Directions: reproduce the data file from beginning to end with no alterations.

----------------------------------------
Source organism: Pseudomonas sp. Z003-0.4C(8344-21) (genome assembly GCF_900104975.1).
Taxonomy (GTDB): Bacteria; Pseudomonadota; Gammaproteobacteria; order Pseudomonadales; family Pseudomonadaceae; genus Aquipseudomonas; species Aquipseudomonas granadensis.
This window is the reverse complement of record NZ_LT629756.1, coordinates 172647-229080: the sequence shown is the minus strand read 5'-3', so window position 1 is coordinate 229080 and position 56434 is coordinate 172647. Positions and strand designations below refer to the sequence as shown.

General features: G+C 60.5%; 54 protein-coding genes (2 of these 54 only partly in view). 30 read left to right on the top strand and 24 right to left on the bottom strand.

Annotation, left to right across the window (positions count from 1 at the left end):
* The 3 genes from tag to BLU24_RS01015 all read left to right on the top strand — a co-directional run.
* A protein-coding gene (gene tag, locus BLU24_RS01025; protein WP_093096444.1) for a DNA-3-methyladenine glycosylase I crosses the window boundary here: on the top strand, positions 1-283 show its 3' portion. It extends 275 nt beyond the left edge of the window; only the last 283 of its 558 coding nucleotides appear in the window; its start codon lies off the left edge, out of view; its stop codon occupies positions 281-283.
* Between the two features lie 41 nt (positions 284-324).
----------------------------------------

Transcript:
Source organism: Pseudomonas sp. Z003-0.4C(8344-21) (genome assembly GCF_900104975.1).
Taxonomy (GTDB): Bacteria; Pseudomonadota; Gammaproteobacteria; order Pseudomonadales; family Pseudomonadaceae; genus Aquipseudomonas; species Aquipseudomonas granadensis.
This window is the reverse complement of record NZ_LT629756.1, coordinates 172647-229080: the sequence shown is the minus strand read 5'-3', so window position 1 is coordinate 229080 and position 56434 is coordinate 172647. Positions and strand designations below refer to the sequence as shown.

General features: G+C 60.5%; 54 protein-coding genes (2 of these 54 only partly in view). 30 read left to right on the top strand and 24 right to left on the bottom strand.

Annotation, left to right across the window (positions count from 1 at the left end):
* The 3 genes from tag to BLU24_RS01015 all read left to right on the top strand — a co-directional run.
* A protein-coding gene (gene tag, locus BLU24_RS01025; protein WP_093096444.1) for a DNA-3-methyladenine glycosylase I crosses the window boundary here: on the top strand, positions 1-283 show its 3' portion. It extends 275 nt beyond the left edge of the window; only the last 283 of its 558 coding nucleotides appear in the window; its start codon lies off the left edge, out of view; its stop codon occupies positions 281-283.
* Between the two features lie 41 nt (positions 284-324).